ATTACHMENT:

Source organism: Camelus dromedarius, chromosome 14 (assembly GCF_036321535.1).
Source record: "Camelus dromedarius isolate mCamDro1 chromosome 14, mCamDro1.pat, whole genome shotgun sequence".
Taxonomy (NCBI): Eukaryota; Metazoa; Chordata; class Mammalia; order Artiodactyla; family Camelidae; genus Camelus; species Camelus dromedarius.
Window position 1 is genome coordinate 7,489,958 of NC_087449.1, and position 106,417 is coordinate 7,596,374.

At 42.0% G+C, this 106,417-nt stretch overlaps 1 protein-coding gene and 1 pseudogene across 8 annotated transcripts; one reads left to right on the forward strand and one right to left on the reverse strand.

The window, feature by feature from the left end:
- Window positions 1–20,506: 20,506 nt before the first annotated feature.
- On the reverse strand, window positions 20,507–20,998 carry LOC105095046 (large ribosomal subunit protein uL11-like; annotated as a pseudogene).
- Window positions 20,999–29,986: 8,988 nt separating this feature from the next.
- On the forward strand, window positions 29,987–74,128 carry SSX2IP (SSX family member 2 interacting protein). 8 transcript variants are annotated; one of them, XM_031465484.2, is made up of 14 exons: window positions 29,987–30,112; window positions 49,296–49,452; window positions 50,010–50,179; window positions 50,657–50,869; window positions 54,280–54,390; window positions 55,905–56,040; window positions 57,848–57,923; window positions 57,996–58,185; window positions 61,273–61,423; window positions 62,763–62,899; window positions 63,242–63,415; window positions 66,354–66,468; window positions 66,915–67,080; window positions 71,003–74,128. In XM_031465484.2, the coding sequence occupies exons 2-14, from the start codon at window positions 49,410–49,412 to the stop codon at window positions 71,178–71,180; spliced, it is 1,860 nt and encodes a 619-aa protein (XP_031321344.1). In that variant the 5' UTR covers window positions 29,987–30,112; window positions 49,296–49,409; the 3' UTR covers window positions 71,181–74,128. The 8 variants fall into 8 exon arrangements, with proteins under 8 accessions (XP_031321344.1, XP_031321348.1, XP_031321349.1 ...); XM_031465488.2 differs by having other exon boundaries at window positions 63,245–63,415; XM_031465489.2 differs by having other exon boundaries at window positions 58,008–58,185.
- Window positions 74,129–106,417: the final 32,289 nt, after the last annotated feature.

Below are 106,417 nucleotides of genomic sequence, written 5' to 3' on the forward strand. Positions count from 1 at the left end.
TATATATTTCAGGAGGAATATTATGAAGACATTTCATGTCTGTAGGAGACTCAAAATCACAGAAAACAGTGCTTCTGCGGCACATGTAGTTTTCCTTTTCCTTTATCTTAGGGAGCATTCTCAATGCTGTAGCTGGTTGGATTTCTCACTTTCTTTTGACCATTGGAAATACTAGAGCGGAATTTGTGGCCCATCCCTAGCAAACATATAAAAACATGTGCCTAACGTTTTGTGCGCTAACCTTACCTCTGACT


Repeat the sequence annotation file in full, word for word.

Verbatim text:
Source organism: Camelus dromedarius, chromosome 14 (assembly GCF_036321535.1).
Source record: "Camelus dromedarius isolate mCamDro1 chromosome 14, mCamDro1.pat, whole genome shotgun sequence".
Taxonomy (NCBI): Eukaryota; Metazoa; Chordata; class Mammalia; order Artiodactyla; family Camelidae; genus Camelus; species Camelus dromedarius.
Window position 1 is genome coordinate 7,489,958 of NC_087449.1, and position 106,417 is coordinate 7,596,374.

At 42.0% G+C, this 106,417-nt stretch overlaps 1 protein-coding gene and 1 pseudogene across 8 annotated transcripts; one reads left to right on the forward strand and one right to left on the reverse strand.

The window, feature by feature from the left end:
- Window positions 1–20,506: 20,506 nt before the first annotated feature.
- On the reverse strand, window positions 20,507–20,998 carry LOC105095046 (large ribosomal subunit protein uL11-like; annotated as a pseudogene).
- Window positions 20,999–29,986: 8,988 nt separating this feature from the next.
- On the forward strand, window positions 29,987–74,128 carry SSX2IP (SSX family member 2 interacting protein). 8 transcript variants are annotated; one of them, XM_031465484.2, is made up of 14 exons: window positions 29,987–30,112; window positions 49,296–49,452; window positions 50,010–50,179; window positions 50,657–50,869; window positions 54,280–54,390; window positions 55,905–56,040; window positions 57,848–57,923; window positions 57,996–58,185; window positions 61,273–61,423; window positions 62,763–62,899; window positions 63,242–63,415; window positions 66,354–66,468; window positions 66,915–67,080; window positions 71,003–74,128. In XM_031465484.2, the coding sequence occupies exons 2-14, from the start codon at window positions 49,410–49,412 to the stop codon at window positions 71,178–71,180; spliced, it is 1,860 nt and encodes a 619-aa protein (XP_031321344.1). In that variant the 5' UTR covers window positions 29,987–30,112; window positions 49,296–49,409; the 3' UTR covers window positions 71,181–74,128. The 8 variants fall into 8 exon arrangements, with proteins under 8 accessions (XP_031321344.1, XP_031321348.1, XP_031321349.1 ...); XM_031465488.2 differs by having other exon boundaries at window positions 63,245–63,415; XM_031465489.2 differs by having other exon boundaries at window positions 58,008–58,185.
- Window positions 74,129–106,417: the final 32,289 nt, after the last annotated feature.

Below are 106,417 nucleotides of genomic sequence, written 5' to 3' on the forward strand. Positions count from 1 at the left end.
TATATATTTCAGGAGGAATATTATGAAGACATTTCATGTCTGTAGGAGACTCAAAATCACAGAAAACAGTGCTTCTGCGGCACATGTAGTTTTCCTTTTCCTTTATCTTAGGGAGCATTCTCAATGCTGTAGCTGGTTGGATTTCTCACTTTCTTTTGACCATTGGAAATACTAGAGCGGAATTTGTGGCCCATCCCTAGCAAACATATAAAAACATGTGCCTAACGTTTTGTGCGCTAACCTTACCTCTGACT